WC 2003 - Bacher calls for expanding next World Cup in Windies
Published: Monday, February 17, 2003, 23:53 [IST]
Copyright AFP 2001
Bacher defends lack of reserve day for preliminary ties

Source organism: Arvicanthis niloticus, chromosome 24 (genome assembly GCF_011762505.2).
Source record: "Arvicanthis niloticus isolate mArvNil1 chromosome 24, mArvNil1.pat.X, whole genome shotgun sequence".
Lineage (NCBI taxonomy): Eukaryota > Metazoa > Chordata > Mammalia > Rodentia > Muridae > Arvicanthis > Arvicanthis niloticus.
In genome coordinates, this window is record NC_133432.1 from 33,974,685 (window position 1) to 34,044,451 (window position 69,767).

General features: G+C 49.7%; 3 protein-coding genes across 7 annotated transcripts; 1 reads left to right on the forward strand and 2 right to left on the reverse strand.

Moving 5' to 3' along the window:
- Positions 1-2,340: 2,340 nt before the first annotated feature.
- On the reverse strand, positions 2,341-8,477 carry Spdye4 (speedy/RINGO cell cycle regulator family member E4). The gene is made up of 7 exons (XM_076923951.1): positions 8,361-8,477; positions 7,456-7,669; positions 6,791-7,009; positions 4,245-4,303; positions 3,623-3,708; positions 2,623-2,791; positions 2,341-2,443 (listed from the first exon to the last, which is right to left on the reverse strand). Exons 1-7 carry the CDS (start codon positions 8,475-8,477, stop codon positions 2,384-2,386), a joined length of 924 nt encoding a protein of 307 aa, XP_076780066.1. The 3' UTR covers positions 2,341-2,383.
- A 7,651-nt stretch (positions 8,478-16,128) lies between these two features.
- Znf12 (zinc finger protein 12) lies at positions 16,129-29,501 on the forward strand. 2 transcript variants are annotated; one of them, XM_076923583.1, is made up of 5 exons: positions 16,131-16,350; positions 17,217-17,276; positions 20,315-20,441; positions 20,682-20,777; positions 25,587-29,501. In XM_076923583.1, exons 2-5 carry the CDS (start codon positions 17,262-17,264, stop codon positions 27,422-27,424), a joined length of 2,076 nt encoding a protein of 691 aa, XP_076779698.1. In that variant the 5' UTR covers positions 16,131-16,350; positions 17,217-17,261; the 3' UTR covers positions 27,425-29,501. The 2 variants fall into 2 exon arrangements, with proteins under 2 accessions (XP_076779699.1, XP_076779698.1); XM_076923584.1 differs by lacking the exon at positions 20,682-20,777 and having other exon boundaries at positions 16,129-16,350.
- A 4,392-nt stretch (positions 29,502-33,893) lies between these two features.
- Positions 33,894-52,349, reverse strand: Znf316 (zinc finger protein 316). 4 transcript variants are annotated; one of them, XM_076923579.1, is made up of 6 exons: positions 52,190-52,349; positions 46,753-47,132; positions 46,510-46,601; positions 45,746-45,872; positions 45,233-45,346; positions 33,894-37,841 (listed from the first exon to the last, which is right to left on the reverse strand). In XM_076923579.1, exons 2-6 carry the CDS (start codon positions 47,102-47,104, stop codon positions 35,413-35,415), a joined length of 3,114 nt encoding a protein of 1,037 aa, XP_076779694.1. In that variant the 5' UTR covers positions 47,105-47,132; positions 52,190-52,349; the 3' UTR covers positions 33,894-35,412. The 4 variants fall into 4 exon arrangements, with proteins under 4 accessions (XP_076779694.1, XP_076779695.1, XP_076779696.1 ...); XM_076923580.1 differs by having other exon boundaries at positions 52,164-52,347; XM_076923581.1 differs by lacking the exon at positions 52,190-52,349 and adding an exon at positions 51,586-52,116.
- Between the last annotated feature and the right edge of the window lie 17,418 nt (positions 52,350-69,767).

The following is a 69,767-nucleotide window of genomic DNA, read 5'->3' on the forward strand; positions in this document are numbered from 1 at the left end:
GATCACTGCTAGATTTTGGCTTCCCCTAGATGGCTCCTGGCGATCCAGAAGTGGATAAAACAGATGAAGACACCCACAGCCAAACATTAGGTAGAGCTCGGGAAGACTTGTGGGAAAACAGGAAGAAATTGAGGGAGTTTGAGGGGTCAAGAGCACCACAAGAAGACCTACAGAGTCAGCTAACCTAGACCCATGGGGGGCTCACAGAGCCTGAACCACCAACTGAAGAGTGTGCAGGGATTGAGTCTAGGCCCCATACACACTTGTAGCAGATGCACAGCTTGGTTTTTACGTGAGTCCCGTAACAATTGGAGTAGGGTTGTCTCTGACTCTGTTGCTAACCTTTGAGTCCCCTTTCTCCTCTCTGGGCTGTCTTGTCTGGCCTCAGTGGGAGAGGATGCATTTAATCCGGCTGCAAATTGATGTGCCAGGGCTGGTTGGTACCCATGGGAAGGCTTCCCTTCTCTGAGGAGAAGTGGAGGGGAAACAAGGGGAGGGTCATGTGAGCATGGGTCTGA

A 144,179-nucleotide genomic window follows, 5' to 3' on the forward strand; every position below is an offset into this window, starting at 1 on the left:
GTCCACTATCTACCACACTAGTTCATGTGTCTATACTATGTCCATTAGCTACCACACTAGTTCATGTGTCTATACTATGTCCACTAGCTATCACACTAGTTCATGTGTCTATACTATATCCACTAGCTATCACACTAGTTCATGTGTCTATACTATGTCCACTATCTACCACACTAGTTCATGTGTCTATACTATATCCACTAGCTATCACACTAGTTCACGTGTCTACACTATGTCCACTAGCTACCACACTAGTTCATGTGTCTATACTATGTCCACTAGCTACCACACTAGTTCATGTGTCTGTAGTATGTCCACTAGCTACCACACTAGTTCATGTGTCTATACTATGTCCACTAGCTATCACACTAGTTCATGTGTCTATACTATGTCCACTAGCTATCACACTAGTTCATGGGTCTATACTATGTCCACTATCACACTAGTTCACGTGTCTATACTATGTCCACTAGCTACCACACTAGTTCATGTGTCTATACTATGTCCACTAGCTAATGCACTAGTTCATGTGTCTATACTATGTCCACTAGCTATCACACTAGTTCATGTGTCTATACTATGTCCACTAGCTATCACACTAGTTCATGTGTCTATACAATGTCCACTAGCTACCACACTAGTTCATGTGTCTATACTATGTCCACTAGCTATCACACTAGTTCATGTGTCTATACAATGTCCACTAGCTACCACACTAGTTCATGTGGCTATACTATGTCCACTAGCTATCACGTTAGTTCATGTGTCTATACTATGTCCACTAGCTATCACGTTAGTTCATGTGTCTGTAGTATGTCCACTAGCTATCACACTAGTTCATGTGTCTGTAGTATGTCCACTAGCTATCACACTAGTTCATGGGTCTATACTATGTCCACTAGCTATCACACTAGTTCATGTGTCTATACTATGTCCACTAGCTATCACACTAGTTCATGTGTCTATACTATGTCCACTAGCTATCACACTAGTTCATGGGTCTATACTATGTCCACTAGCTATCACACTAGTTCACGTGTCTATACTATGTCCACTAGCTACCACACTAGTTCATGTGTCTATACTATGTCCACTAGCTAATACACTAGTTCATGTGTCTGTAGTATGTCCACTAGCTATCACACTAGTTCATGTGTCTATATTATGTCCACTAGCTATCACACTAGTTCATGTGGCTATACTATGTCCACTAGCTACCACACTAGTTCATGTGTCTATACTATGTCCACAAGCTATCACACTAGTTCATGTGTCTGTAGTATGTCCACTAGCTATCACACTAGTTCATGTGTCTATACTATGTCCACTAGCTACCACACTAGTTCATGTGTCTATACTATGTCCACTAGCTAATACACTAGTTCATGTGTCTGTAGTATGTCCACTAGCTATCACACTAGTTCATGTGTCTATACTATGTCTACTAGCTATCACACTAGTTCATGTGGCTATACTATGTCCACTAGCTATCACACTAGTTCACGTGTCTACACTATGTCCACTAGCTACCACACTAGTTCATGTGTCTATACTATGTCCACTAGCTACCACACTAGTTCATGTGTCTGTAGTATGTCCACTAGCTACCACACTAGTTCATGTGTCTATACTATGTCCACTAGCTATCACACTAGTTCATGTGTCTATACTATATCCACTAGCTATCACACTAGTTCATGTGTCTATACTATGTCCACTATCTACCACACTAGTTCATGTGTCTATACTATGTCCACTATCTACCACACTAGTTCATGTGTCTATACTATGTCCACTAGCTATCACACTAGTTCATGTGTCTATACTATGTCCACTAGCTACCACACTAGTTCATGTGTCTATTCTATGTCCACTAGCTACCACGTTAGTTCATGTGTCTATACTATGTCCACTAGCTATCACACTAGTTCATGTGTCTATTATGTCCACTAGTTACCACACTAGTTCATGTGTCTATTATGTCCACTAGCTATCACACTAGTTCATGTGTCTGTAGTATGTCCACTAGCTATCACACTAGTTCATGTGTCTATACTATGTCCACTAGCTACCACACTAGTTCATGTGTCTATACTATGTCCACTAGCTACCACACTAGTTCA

Johannesburg: World Cup executive director Ali Bacher called on Wednesday for even more teams to take part in the next edition of the tournament in the West Indies in four years' time.This year's World Cup has been the biggest ever with 14 nations taking part including Canada, Namibia and the Netherlands who are all associate members of the International Cricket Council (ICC)."My personal viewpoint is that their participation did not devalue the integrity of this event," Bacher told a press conference. "In fact they brought a freshness to this World Cup and I just hope that the ICC proceed further with the enlargement of the number of teams that participate in the World Cup."Canada caused one of the tournament's biggest upsets by beating Bangladesh, the weakest of the 10 Test nations but otherwise the three minnows was involved in some fairly one-sided encounters, the Dutch's lone victory coming against the Namibians and the Africans not winning at all.But Bacher said having more teams at the tournament, which at six weeks long is three times the length of an Olympic Games, could actually shorten the event. "If you had 16 teams, that would be four pools of four which would mean fewer matches." South Africa's first-round exit has prompted fears that the patriotic fervour which has engulfed the World Cup will evaporate and public support decline.But Bacher said, "With regard to the exit of South Africa from the World Cup, I believe that we have demonstrated that this country has the resources, the capacity and the infrastructure to successfully manage a global sporting event."It is now time for this country to demonstrate that it has the willingness to support such an event. The World Cup does not stop because the host country is out."Bacher also said stadiums had been filled to 76 percent of their overall capacity for the group matches and that Rand 80 million ($ 10 million) had been generated in ticket sales.South Africa exited after only managing a tie in its final group game against Sri Lanka under the Duckworth/Lewis (D/L) method used to decide the outcome of rain-affected matches.However, while the teams receive charts telling them of the D/L situation at various stages of the game no such information has been displayed to crowds even though all the grounds are equipped with modern electronic scoreboards."Certainly with the scoreboards we have now in South Africa, there's no reason why we can't display it," ICC general manager David Richardson said."Obviously, we've got to make sure there's no possibility of human error creeping in," he added. "But I'm sure we'll work to make sure the information displayed is correct, obviously you can imagine what disasters we will have."